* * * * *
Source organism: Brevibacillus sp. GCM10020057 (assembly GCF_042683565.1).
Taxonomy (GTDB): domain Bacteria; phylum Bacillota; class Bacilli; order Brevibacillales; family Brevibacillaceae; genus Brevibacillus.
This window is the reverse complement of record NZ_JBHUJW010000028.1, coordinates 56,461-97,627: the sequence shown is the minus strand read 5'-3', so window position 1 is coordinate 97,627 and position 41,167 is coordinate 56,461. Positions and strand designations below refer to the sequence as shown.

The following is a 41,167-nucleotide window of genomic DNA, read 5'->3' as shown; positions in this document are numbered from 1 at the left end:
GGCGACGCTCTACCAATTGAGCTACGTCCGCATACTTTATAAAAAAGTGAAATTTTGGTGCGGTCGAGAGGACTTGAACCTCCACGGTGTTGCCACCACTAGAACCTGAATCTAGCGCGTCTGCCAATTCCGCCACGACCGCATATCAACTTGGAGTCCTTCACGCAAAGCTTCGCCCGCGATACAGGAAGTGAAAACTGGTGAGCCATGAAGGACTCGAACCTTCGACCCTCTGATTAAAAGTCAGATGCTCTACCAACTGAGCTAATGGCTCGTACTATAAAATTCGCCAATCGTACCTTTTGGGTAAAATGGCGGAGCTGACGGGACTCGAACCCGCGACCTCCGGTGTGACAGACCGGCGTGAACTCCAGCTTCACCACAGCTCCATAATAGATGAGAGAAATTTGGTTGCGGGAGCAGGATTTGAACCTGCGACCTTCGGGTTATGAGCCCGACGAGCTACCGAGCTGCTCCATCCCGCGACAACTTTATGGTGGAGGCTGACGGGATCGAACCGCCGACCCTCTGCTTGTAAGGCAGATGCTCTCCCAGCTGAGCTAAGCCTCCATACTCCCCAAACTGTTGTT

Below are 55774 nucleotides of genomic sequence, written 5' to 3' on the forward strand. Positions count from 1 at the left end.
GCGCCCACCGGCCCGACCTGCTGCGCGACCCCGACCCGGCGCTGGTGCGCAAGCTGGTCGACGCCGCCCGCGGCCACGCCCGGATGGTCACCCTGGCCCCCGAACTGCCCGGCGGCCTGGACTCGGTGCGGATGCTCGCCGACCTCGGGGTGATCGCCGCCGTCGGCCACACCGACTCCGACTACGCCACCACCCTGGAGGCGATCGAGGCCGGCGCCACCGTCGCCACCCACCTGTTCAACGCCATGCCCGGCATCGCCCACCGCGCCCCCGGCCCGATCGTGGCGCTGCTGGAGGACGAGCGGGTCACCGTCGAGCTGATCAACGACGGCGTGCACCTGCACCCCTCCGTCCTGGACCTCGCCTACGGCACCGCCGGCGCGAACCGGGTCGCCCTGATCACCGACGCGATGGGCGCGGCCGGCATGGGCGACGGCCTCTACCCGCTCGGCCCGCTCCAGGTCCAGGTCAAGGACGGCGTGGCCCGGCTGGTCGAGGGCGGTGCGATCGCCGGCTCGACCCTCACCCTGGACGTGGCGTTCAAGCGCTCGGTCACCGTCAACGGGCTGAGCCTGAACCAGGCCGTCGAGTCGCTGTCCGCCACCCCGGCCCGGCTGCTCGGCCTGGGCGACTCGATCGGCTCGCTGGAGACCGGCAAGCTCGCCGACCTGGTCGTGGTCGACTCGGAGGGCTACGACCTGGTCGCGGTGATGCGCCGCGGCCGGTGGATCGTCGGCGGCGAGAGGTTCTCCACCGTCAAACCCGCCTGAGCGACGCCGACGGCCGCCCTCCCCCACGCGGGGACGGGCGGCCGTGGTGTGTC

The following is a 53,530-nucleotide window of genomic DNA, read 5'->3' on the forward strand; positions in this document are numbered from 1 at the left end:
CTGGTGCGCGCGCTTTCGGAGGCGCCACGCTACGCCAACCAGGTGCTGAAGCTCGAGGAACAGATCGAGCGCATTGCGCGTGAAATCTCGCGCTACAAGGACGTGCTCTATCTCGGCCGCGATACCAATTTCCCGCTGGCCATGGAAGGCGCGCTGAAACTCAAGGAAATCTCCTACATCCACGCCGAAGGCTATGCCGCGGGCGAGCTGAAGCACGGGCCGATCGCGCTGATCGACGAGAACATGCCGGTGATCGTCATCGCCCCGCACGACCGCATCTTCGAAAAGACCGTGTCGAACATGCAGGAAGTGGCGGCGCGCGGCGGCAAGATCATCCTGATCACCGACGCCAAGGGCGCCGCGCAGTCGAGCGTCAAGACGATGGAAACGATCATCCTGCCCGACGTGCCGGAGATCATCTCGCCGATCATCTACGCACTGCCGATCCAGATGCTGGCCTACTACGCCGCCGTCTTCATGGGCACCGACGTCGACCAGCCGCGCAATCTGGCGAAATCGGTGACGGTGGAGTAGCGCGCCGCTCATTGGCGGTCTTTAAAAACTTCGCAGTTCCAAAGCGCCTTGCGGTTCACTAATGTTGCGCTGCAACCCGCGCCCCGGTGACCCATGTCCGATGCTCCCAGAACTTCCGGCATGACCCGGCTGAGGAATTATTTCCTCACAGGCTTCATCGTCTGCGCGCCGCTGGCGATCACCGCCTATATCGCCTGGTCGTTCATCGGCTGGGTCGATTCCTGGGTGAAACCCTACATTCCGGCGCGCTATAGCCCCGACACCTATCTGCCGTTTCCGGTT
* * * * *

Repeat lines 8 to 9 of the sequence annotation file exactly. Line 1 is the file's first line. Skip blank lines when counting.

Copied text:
The following is a 53,530-nucleotide window of genomic DNA, read 5'->3' on the forward strand; positions in this document are numbered from 1 at the left end:
CTGGTGCGCGCGCTTTCGGAGGCGCCACGCTACGCCAACCAGGTGCTGAAGCTCGAGGAACAGATCGAGCGCATTGCGCGTGAAATCTCGCGCTACAAGGACGTGCTCTATCTCGGCCGCGATACCAATTTCCCGCTGGCCATGGAAGGCGCGCTGAAACTCAAGGAAATCTCCTACATCCACGCCGAAGGCTATGCCGCGGGCGAGCTGAAGCACGGGCCGATCGCGCTGATCGACGAGAACATGCCGGTGATCGTCATCGCCCCGCACGACCGCATCTTCGAAAAGACCGTGTCGAACATGCAGGAAGTGGCGGCGCGCGGCGGCAAGATCATCCTGATCACCGACGCCAAGGGCGCCGCGCAGTCGAGCGTCAAGACGATGGAAACGATCATCCTGCCCGACGTGCCGGAGATCATCTCGCCGATCATCTACGCACTGCCGATCCAGATGCTGGCCTACTACGCCGCCGTCTTCATGGGCACCGACGTCGACCAGCCGCGCAATCTGGCGAAATCGGTGACGGTGGAGTAGCGCGCCGCTCATTGGCGGTCTTTAAAAACTTCGCAGTTCCAAAGCGCCTTGCGGTTCACTAATGTTGCGCTGCAACCCGCGCCCCGGTGACCCATGTCCGATGCTCCCAGAACTTCCGGCATGACCCGGCTGAGGAATTATTTCCTCACAGGCTTCATCGTCTGCGCGCCGCTGGCGATCACCGCCTATATCGCCTGGTCGTTCATCGGCTGGGTCGATTCCTGGGTGAAACCCTACATTCCGGCGCGCTATAGCCCCGACACCTATCTGCCGTTTCCGGTT